Looking for a praise CD that’s bursting with energy and emotion? WOW Gospel 2010 will help you praise God and make your spirit soar. Since WOW Gospel began putting out its compilation CDs in 1998, they’ve grown in popularity, with seven platinum and four gold-certified releases. From Kirk Franklin’s earnest cry in “Help Me Believe” to Maurette Brown Clark’s hopeful “It Ain’t Over” to Whitney Houston’s prayer “I Look to You,” WOW Gospel 2010 will have you both bouncing in your seat and contemplatively dwelling on the Lord. (Verity)

Downtown Church

by Patty Griffin
reviewed by Robert N. Hosack

Griffin’s first gospel album, Downtown Church, was recorded at a Presbyterian church in Nashville, released on a Christian label, and produced by the legendary Buddy Miller. Two original compositions from Griffin, who was brought up in the Catholic Church, are presented with gospel standards, including “Wade in the Water.” The record draws on a wide variety of inspirations, mixing together a potpourri of genres, cultures, and centuries. Along with Miller, luminaries such as Emmylou Harris and Shawn Colvin join the gospel celebration. A haunting “All Creatures of Our God and King” offers a blessed benediction. (Credential Recordings)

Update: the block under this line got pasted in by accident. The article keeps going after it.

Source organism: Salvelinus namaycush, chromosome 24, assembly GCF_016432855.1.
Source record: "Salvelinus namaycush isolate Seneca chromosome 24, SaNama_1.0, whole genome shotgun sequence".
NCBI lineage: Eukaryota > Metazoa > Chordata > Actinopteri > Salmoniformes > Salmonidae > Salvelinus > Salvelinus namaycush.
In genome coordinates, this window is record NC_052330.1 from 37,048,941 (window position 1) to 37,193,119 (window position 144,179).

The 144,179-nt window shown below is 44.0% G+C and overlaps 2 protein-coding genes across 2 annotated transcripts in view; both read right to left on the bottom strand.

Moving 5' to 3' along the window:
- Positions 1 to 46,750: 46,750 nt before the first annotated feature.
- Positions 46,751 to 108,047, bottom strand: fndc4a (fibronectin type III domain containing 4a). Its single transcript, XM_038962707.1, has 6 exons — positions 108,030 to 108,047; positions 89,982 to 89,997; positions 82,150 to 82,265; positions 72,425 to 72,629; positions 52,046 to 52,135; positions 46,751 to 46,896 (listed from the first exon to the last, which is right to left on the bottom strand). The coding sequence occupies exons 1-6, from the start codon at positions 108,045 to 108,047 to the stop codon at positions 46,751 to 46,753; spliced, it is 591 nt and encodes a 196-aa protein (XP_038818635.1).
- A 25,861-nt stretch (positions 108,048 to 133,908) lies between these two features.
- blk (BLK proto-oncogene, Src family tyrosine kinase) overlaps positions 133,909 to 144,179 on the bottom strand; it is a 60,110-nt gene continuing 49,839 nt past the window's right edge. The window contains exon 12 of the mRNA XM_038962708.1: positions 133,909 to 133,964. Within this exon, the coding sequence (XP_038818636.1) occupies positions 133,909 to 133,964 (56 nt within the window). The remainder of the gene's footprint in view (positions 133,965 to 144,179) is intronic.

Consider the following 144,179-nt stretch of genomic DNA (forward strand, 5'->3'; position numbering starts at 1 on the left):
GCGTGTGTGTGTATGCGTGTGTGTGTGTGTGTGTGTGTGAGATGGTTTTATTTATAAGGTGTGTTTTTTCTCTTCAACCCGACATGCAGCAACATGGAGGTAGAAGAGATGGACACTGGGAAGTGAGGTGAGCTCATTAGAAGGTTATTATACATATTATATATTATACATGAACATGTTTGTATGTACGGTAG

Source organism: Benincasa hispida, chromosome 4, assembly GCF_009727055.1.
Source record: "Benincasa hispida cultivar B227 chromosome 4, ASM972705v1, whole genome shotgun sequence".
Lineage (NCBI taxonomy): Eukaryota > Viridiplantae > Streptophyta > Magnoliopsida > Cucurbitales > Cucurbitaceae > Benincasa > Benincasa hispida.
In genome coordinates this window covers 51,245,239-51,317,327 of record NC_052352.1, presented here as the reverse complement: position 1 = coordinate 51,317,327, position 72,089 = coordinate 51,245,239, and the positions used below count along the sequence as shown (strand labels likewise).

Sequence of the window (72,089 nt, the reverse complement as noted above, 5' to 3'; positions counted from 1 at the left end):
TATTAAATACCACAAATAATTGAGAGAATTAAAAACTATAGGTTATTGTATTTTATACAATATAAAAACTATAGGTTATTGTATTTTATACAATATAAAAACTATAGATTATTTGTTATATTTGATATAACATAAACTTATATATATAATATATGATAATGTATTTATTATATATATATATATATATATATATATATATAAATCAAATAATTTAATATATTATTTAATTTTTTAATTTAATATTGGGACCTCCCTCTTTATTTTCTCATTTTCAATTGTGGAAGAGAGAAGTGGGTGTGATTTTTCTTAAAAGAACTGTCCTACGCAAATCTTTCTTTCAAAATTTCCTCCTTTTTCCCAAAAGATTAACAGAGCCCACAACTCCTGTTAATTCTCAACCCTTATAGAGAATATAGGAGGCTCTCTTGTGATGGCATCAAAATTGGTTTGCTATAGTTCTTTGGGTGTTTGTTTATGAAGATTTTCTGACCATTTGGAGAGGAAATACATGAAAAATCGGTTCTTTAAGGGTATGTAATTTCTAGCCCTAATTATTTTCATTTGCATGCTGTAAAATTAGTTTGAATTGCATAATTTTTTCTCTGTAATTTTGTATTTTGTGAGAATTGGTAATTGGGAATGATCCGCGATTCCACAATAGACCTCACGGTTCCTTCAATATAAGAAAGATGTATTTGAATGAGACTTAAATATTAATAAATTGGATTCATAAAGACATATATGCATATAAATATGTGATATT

Tea with Hezbollah

by Ted Dekker and Carl Medearis
reviewed by Sonya VanderVeen Feddema

In this thought-provoking travelogue, the authors share what they learned on their trip through Egypt, Saudi Arabia, Lebanon, Syria, and Israel to meet with “America’s perceived enemies, primarily Muslims, whom Jesus suggested we love.” Interviews with muftis, ayatollahs, sheiks, and the leaders of Hamas and Hezbollah reveal that people in the Middle East, as well as in the West, often fail to follow Jesus’ commandment. However, glimmers of hope persist as some groups embrace nonviolence. By turns humorous and tragic, Tea with Hezbollah opens a window to a fascinating, complex world. (Doubleday


by William Poundstone
reviewed by Otto Selles